Bradbury’s short story “The Rocket Man” from The Illustrated Man inspired the hit song of the same name. Lyricist Bernie Taupin said he was so enthralled by the way the story portrayed the work of the astronauts as an everyday job that he “took the idea and ran with it”. His songwriting partner, Elton John apparently loved the lyrics and the tune came quickly.

Bradbury had a life-long love for Halloween. Even after his kids grew older and no longer thought it was cool to go trick-or-treating, Bradbury still dressed up for the holiday and enjoyed trick-or-treating all the same. He even owned a number of Halloween ties.

In 1932, Bradbury received a toy dial typewriter for Christmas. Five years later, he bought his first real typewriter for $10. Despite his forecasts of some of the great technological developments of the 20th and 21st centuries, the typewriter remained one of the few innovations Bradbury was really comfortable with.

Bradbury’s writing life was sparked by an encounter with a carnival magician, Mr. Electrico, in 1932. At the end of Electrico’s performance, he reached out to the twelve-year-old Bradbury, touched him with his energy-charged sword, and commanded, “Live Forever!” Bradbury later said, “I decided that was the greatest idea I had ever heard. I started writing every day. I never stopped.”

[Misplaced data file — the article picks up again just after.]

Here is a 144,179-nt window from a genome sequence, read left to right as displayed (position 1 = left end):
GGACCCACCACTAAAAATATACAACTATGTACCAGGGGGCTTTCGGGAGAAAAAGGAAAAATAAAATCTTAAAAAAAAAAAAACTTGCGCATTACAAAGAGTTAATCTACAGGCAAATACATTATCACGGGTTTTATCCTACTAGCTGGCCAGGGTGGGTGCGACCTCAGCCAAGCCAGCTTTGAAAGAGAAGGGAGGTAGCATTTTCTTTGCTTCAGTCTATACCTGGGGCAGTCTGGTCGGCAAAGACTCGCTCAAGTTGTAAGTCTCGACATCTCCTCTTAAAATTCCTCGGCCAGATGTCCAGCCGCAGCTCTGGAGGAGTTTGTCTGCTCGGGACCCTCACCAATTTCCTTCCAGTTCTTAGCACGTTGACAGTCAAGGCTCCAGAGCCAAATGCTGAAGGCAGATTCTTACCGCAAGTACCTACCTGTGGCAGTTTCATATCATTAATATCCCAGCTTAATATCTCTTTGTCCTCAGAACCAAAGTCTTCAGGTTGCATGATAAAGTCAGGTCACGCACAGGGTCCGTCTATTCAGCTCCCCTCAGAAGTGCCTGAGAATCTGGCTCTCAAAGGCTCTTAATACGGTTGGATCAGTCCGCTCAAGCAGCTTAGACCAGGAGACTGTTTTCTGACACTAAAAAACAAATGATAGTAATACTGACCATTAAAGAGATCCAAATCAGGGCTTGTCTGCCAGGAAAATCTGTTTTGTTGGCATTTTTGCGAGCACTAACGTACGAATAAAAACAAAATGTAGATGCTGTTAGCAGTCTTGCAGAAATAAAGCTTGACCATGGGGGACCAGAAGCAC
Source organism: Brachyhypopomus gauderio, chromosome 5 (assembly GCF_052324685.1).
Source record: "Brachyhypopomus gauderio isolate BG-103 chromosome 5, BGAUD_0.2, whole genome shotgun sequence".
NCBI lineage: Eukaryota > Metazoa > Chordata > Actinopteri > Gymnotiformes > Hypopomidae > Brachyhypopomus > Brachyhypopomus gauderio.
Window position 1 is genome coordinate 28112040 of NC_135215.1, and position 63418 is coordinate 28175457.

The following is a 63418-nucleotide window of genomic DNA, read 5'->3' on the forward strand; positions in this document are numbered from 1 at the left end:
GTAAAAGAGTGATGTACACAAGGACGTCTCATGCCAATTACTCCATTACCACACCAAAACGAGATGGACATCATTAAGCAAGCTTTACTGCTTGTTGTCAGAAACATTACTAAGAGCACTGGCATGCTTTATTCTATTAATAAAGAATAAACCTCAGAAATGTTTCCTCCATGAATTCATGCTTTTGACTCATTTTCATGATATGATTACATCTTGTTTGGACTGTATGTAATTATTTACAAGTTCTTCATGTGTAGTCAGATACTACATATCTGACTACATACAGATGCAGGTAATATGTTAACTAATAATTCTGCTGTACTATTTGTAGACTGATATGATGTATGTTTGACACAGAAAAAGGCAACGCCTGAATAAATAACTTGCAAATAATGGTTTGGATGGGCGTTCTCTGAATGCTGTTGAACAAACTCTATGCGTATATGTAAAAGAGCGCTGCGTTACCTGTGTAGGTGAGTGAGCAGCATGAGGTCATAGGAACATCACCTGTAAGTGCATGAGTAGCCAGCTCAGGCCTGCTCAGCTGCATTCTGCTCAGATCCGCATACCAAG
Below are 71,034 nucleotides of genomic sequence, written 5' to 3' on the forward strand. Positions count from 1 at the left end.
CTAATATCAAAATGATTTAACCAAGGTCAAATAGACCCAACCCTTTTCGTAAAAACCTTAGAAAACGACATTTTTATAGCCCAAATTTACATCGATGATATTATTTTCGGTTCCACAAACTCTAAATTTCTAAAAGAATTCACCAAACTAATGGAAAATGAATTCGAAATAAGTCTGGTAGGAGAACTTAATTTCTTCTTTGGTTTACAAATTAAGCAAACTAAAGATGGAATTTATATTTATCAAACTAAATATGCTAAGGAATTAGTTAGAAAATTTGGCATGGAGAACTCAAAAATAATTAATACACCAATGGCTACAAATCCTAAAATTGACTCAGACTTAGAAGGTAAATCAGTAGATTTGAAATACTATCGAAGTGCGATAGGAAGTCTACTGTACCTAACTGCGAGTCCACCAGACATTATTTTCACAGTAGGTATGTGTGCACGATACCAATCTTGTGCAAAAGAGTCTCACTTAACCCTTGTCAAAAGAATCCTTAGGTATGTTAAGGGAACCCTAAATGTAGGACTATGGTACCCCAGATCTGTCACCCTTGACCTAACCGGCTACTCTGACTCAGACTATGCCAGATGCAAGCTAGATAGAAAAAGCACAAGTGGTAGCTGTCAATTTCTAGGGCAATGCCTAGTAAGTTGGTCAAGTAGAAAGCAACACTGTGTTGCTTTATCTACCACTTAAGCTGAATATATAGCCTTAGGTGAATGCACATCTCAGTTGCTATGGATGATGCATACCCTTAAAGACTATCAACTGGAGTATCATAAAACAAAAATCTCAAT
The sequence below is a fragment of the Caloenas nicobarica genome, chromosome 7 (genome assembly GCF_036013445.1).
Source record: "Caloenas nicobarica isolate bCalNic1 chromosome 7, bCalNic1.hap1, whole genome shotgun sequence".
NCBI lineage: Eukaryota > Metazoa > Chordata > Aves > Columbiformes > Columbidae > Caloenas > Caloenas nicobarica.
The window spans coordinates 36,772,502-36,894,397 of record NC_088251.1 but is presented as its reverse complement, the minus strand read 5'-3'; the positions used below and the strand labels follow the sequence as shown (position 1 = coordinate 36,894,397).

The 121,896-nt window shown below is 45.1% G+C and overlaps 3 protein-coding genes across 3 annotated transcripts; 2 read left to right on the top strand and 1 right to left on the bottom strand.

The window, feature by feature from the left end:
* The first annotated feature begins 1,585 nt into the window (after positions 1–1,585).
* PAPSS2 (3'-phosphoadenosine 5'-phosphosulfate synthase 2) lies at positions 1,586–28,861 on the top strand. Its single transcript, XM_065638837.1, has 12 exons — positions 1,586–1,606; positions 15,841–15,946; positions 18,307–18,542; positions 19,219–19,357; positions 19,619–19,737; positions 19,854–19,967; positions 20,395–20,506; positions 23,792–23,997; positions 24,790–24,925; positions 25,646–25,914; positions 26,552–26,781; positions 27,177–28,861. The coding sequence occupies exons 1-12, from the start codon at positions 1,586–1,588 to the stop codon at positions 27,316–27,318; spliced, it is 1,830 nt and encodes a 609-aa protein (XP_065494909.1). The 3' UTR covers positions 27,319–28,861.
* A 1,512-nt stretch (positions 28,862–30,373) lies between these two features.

In February 1924, Bradbury saw his first film at age three, when his mother took him to see Lon Chaney in The Hunchback of Notre Dame. Two years later, he was back to see the actor’s next release, The Phantom of the Opera, twice: once with his mother and again with his brother, Skip. These pictures began his lifelong love affair with cinema. He often watched the same movie multiple times. His favorite Hollywood films came from almost every genre—King Kong, Citizen Kane, Singin’ in the Rain, and Close Encounters of the Third Kind. What’s more, many of his books were turned into movies.

Bradbury’s family ignited his love for reading at an early age. When he was four, his parents taught him how to read newspaper comics. A year later, on Christmas day, his aunt gave him his first book of fairytales. The writer-to-be didn’t go to college, but when he graduated from high school he went to the local library for ten years, two or three days a week. Bradbury said he had graduated from the library. Bradbury first met Marguerite “Maggie” McClure, the woman who was to become his wife, in downtown L.A.’s Fowler Brothers bookstore, where she worked as a clerk.